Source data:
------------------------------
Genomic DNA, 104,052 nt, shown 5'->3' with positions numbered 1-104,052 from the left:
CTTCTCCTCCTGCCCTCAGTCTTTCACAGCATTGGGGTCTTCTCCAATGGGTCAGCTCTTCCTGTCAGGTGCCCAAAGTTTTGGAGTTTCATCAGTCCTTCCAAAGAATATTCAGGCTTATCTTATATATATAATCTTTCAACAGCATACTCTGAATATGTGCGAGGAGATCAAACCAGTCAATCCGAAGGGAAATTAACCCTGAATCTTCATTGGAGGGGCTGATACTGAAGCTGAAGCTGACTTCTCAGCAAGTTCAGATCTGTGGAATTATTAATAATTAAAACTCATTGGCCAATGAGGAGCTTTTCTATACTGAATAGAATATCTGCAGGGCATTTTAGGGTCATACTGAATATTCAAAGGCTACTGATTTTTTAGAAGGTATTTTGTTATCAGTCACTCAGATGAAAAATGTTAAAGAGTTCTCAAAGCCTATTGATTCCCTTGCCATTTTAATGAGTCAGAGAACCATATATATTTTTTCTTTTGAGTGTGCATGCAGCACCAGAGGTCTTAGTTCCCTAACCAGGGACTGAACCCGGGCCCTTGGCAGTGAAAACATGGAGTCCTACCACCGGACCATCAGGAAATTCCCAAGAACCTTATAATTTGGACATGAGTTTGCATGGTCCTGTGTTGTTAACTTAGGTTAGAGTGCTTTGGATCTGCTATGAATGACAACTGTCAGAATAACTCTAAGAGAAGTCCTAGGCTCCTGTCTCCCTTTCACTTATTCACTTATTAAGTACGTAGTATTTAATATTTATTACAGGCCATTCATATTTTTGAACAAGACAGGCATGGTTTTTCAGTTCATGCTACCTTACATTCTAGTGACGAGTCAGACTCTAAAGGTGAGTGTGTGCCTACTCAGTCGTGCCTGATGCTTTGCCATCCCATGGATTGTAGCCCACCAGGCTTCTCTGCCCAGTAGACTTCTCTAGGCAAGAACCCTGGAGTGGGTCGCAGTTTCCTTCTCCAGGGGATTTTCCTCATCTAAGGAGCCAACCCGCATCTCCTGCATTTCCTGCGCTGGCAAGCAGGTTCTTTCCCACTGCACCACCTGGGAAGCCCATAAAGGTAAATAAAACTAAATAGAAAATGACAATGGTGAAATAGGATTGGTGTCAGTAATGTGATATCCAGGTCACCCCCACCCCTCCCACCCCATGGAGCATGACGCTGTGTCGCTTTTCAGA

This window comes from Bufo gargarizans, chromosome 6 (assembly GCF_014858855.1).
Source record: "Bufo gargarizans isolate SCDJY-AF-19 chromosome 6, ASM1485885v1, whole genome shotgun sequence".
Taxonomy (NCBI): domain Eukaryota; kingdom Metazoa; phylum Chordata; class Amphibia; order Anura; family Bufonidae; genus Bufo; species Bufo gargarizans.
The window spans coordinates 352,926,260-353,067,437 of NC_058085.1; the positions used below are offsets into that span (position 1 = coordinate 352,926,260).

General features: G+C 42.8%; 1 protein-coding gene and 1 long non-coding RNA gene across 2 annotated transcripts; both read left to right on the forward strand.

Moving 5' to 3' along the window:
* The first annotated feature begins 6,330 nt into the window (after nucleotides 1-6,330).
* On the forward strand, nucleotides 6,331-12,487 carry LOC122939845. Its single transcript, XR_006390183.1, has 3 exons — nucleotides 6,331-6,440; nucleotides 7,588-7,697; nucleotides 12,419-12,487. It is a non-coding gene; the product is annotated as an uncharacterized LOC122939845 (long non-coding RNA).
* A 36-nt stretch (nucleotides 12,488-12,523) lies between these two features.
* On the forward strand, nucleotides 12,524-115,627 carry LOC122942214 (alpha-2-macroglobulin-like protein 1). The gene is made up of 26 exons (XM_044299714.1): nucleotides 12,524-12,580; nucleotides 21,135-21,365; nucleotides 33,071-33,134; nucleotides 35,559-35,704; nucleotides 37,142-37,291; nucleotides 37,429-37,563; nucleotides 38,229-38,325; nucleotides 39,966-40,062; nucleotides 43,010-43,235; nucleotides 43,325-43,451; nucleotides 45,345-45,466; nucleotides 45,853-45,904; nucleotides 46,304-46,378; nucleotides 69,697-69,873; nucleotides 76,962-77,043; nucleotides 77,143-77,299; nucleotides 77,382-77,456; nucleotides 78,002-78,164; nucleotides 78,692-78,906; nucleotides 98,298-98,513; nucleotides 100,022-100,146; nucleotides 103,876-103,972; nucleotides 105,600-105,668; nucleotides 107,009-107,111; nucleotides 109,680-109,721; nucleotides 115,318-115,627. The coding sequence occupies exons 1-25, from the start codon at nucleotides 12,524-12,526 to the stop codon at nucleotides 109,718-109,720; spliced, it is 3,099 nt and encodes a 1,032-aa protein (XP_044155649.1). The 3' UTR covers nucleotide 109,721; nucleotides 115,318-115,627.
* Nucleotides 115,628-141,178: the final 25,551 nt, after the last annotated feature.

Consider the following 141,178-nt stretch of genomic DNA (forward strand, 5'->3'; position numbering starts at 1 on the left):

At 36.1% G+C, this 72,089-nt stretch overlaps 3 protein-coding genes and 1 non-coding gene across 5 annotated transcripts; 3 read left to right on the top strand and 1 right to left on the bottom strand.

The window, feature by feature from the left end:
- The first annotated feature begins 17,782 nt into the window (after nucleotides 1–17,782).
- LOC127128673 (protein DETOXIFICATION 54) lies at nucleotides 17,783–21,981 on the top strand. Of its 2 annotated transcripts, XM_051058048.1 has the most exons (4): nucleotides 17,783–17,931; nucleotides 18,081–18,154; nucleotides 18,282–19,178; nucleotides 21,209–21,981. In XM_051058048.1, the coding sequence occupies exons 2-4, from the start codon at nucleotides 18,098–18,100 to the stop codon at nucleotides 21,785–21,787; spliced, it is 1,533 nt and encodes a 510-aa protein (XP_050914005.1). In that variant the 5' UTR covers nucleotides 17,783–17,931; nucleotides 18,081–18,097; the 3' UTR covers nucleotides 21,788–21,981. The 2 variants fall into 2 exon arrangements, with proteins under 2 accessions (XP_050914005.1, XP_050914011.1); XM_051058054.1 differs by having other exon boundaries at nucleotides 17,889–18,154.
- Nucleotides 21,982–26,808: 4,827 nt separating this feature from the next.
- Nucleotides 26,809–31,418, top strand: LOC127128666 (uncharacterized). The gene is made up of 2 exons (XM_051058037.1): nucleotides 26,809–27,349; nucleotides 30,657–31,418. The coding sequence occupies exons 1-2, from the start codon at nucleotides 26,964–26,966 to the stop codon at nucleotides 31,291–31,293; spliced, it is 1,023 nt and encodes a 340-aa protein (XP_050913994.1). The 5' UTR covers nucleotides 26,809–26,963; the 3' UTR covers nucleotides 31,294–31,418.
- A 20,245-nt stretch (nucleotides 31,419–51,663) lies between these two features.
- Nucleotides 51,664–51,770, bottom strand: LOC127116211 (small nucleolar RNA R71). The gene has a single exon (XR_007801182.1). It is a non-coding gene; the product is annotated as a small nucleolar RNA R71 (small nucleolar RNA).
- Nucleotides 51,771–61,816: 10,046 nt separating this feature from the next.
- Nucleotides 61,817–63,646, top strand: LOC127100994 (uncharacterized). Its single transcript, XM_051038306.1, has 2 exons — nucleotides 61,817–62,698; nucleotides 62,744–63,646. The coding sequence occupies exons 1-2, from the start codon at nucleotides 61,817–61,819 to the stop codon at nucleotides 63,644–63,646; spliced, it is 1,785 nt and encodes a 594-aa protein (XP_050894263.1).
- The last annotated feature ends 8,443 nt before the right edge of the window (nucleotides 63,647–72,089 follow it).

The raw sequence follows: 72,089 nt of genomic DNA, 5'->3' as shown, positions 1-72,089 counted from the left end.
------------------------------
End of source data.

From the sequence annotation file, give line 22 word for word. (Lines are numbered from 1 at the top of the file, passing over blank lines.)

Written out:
- Nucleotides 51,664–51,770, bottom strand: LOC127116211 (small nucleolar RNA R71). The gene has a single exon (XR_007801182.1). It is a non-coding gene; the product is annotated as a small nucleolar RNA R71 (small nucleolar RNA).